Most agency leaders are obsessed with increasing gross billings, but that metric is irrelevant if you can’t use the money to benefit your team. The reality is that many agencies are paying more than they should when tax season rolls around. This could be due to ignorance, substandard systems and processes, bad advice from certified public accountants or tax preparers — or a combination of all three.
For this reason, I highly recommend every agency work with a tax strategist before filing. Tax preparers fill in the right boxes on tax forms in March or April after your money is spent; tax strategists assess your finances on an ongoing basis. They can help you improve business operations so that you keep more money (without breaking the law). These professionals evaluate the relationship between your income, expenses, and performance relative to the industry at large.
This year, working with a tax strategist is more important than ever. Why? Laws have changed a lot since the Tax Cuts and Jobs Act in 2018, and finances might still be tight in the wake of the COVID-19 pandemic. With that in mind, here are a few best practices you can implement to help your tax strategist maximize your money come tax season.
Keep your books up to date
As a rule of thumb, you should update your books every month. If you don’t, you have no idea how you’re performing from a financial perspective. Many agencies wait 60 to 90 days before they close their books for a given month. Regardless of the size of your company, this isn’t a good practice. If you find yourself in a similar situation, it’s time to reassess your accounting personnel and the tools they’re using.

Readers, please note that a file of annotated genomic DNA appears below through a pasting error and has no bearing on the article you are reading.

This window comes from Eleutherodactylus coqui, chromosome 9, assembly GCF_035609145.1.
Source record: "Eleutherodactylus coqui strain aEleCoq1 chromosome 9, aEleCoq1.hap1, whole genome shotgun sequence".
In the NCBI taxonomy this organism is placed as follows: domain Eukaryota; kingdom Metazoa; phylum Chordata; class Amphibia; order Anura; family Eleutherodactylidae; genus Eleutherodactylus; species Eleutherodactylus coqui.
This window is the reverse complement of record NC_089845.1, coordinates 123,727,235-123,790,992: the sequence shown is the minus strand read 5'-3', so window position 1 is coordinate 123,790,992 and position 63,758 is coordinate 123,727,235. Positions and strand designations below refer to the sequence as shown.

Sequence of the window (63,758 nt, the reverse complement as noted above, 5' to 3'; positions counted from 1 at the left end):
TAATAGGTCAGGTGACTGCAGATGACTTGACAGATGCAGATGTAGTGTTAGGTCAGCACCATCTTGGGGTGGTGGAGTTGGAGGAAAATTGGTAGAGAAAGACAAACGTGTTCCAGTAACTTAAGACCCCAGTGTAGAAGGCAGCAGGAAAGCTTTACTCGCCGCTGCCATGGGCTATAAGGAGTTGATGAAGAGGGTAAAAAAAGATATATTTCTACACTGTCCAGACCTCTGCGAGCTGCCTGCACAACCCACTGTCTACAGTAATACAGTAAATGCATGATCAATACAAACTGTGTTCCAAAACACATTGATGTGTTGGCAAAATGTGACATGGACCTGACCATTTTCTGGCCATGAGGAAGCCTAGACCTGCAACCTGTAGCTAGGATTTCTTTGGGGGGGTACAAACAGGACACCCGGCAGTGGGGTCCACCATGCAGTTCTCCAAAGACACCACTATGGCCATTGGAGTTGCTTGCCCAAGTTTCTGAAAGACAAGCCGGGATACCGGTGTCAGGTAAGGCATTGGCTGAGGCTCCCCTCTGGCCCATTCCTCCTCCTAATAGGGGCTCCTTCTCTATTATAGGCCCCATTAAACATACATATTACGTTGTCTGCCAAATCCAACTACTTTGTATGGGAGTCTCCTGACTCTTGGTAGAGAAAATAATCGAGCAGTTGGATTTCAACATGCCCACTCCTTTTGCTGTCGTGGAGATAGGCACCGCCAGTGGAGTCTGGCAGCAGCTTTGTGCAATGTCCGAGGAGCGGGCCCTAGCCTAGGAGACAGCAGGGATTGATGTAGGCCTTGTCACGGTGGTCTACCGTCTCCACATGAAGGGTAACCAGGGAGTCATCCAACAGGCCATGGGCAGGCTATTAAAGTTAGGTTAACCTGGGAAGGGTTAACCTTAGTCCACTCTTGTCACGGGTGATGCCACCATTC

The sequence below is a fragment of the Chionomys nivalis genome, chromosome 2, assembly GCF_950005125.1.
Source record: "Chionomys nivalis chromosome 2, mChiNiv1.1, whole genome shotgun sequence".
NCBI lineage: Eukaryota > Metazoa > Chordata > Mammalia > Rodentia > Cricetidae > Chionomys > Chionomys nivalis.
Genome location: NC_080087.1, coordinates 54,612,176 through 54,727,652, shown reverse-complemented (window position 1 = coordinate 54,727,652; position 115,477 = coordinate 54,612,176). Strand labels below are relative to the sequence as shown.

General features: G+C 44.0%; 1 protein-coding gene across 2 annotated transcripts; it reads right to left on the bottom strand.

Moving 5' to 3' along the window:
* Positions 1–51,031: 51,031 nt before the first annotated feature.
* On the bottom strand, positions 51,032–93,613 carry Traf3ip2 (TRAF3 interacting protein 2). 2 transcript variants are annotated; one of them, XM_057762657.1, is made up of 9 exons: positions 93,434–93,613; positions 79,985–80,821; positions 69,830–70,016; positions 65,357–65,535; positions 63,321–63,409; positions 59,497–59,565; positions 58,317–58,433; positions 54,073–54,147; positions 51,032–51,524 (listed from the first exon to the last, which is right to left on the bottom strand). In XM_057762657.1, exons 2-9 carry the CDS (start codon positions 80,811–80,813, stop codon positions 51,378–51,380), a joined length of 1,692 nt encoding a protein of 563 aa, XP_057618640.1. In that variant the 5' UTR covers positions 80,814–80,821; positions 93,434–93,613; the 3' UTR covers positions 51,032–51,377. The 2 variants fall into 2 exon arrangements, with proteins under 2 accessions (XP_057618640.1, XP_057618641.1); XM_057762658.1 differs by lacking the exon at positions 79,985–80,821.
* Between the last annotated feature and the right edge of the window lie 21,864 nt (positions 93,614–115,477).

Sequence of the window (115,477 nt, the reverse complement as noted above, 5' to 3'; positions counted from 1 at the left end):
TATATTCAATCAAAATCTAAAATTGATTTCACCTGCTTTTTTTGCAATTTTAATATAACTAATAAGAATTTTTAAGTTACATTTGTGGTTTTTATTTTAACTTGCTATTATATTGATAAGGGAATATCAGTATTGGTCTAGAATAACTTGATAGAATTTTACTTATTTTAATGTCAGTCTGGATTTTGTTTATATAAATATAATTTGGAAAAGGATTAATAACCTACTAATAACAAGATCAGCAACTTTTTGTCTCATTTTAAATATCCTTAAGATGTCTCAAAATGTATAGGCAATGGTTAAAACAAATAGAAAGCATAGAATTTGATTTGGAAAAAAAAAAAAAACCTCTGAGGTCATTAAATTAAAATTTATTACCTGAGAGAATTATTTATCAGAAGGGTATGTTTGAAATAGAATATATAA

Continually monitor your expenses
Most firms rely on billing systems to manage payments to contractors and vendors, and agency leaders will typically designate an internal employee or team to handle the payment approval process. Unfortunately, that’s a recipe for disaster. Unless you’re personally reviewing and approving payments, you’re exposing yourself to internal fraud.
Of course, you should be able to trust the people you hire. But you also need guide rails in place to ensure they’re doing things the right way. Most agency leaders are constantly slammed with work, but tools like Bill.com make it easy for you to review and approve outgoing payments with the click of the button. If that’s not feasible, hire an independent third party to audit your financials.
Ensure employee salaries align with your adjusted gross income
In the agency world, adjusted gross income is the metric you use to figure out what you have to spend. Generally, salaries should be 55% of your AGI, overhead costs should be 25%, and the last 20% should be profit. Right now, most agencies are overpaying employees: Salaries might account for roughly 65% of your AGI. If that’s the case, adjust your overhead expenses to avoid eating into your profits.
Understand how deductions work
One new rule that could be particularly helpful to agency owners is what experts are calling the Augusta Rule. Essentially, it allows you to rent out your home to your business for up to 14 days each year for tax-free income. You can take advantage of this rule to shift money from your business to your pocket by holding monthly meetings or other business-related gatherings in your home.
The amount you earn should be roughly equal to the fair market value of lodging in your area multiplied by the number of people attending each day. On the other hand, some deductions, like entertainment for clients, are no longer applicable under the new code. Your tax strategist can help you understand how to make the most of the updated rules.
Remember: It doesn’t cost you anything to explore your options when it comes to professional advice. And being proactive is always better than being reactive. You might look at a tax strategist as another expense you’d rather not pay, but having an experienced expert in your corner to save you money (not to mention protect you from fraud) will quickly change your perspective.